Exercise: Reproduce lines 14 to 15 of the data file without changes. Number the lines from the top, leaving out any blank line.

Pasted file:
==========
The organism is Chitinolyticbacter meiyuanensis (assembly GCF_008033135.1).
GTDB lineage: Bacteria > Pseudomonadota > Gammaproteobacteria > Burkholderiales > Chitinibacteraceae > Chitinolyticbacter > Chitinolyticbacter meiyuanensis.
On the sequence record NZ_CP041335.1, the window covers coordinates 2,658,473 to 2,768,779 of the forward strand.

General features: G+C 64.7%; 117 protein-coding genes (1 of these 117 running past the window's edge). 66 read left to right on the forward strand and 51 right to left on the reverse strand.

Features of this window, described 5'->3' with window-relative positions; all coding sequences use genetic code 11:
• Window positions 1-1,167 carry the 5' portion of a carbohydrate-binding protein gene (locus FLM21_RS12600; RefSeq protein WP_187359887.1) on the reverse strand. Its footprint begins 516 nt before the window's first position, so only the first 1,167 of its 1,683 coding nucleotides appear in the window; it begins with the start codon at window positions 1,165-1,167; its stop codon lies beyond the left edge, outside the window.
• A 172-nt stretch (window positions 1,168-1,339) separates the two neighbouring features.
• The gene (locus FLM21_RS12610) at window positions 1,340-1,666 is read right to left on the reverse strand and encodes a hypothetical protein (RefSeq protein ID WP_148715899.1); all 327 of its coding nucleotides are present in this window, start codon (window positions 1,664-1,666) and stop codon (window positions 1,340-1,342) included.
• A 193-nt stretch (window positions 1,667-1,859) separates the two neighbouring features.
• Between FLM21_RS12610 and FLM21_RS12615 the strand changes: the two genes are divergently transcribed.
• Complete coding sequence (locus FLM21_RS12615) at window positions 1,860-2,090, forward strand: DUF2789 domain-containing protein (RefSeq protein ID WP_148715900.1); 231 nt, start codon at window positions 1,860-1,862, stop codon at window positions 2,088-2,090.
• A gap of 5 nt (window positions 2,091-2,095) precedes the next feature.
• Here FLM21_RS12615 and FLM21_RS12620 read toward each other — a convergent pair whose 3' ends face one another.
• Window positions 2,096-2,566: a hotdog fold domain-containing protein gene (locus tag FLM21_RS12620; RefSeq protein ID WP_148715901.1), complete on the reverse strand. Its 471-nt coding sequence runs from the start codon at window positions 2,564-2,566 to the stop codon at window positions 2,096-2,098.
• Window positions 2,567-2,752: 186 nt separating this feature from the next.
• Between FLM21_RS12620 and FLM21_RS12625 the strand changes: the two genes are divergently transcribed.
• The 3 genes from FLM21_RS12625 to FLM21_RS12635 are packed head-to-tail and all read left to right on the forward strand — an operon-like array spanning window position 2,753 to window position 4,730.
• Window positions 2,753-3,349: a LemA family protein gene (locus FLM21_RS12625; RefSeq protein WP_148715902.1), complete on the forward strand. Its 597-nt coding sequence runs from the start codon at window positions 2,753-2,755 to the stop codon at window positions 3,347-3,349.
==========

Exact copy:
• Window positions 2,096-2,566: a hotdog fold domain-containing protein gene (locus tag FLM21_RS12620; RefSeq protein ID WP_148715901.1), complete on the reverse strand. Its 471-nt coding sequence runs from the start codon at window positions 2,564-2,566 to the stop codon at window positions 2,096-2,098.
• Window positions 2,567-2,752: 186 nt separating this feature from the next.